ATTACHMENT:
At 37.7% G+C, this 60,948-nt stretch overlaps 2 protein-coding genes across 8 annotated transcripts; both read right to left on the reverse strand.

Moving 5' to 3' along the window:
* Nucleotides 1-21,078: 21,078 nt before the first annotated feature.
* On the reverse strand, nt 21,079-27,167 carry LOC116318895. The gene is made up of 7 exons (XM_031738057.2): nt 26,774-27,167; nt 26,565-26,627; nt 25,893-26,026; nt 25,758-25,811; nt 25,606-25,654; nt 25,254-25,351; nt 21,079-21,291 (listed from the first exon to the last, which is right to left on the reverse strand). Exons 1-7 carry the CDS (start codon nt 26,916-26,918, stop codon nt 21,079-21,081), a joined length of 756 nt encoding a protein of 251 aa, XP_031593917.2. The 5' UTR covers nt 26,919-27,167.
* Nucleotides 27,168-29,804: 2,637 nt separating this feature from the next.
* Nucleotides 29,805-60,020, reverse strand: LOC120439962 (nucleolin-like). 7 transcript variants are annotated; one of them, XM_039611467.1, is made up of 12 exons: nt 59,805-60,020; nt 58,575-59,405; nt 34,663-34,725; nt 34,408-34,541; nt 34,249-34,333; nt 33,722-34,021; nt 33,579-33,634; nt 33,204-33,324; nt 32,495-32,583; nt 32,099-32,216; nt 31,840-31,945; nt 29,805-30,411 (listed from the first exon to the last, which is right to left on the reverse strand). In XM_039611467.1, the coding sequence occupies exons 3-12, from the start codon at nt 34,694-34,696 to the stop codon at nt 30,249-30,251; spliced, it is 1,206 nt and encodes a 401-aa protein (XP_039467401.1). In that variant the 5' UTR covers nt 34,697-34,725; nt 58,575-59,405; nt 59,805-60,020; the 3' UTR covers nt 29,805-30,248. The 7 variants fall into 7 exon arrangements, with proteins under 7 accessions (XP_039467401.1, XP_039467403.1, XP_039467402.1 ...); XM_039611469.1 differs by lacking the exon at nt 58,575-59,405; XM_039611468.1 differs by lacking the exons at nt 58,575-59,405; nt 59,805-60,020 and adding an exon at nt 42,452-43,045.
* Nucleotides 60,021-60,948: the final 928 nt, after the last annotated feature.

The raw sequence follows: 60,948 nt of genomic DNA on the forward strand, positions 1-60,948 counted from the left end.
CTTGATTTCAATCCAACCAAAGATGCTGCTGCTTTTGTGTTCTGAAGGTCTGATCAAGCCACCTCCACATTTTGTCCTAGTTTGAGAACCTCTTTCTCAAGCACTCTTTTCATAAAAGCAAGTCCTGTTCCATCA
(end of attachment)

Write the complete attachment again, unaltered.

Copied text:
At 37.7% G+C, this 60,948-nt stretch overlaps 2 protein-coding genes across 8 annotated transcripts; both read right to left on the reverse strand.

Moving 5' to 3' along the window:
* Nucleotides 1-21,078: 21,078 nt before the first annotated feature.
* On the reverse strand, nt 21,079-27,167 carry LOC116318895. The gene is made up of 7 exons (XM_031738057.2): nt 26,774-27,167; nt 26,565-26,627; nt 25,893-26,026; nt 25,758-25,811; nt 25,606-25,654; nt 25,254-25,351; nt 21,079-21,291 (listed from the first exon to the last, which is right to left on the reverse strand). Exons 1-7 carry the CDS (start codon nt 26,916-26,918, stop codon nt 21,079-21,081), a joined length of 756 nt encoding a protein of 251 aa, XP_031593917.2. The 5' UTR covers nt 26,919-27,167.
* Nucleotides 27,168-29,804: 2,637 nt separating this feature from the next.
* Nucleotides 29,805-60,020, reverse strand: LOC120439962 (nucleolin-like). 7 transcript variants are annotated; one of them, XM_039611467.1, is made up of 12 exons: nt 59,805-60,020; nt 58,575-59,405; nt 34,663-34,725; nt 34,408-34,541; nt 34,249-34,333; nt 33,722-34,021; nt 33,579-33,634; nt 33,204-33,324; nt 32,495-32,583; nt 32,099-32,216; nt 31,840-31,945; nt 29,805-30,411 (listed from the first exon to the last, which is right to left on the reverse strand). In XM_039611467.1, the coding sequence occupies exons 3-12, from the start codon at nt 34,694-34,696 to the stop codon at nt 30,249-30,251; spliced, it is 1,206 nt and encodes a 401-aa protein (XP_039467401.1). In that variant the 5' UTR covers nt 34,697-34,725; nt 58,575-59,405; nt 59,805-60,020; the 3' UTR covers nt 29,805-30,248. The 7 variants fall into 7 exon arrangements, with proteins under 7 accessions (XP_039467401.1, XP_039467403.1, XP_039467402.1 ...); XM_039611469.1 differs by lacking the exon at nt 58,575-59,405; XM_039611468.1 differs by lacking the exons at nt 58,575-59,405; nt 59,805-60,020 and adding an exon at nt 42,452-43,045.
* Nucleotides 60,021-60,948: the final 928 nt, after the last annotated feature.

The raw sequence follows: 60,948 nt of genomic DNA on the forward strand, positions 1-60,948 counted from the left end.
CTTGATTTCAATCCAACCAAAGATGCTGCTGCTTTTGTGTTCTGAAGGTCTGATCAAGCCACCTCCACATTTTGTCCTAGTTTGAGAACCTCTTTCTCAAGCACTCTTTTCATAAAAGCAAGTCCTGTTCCATCA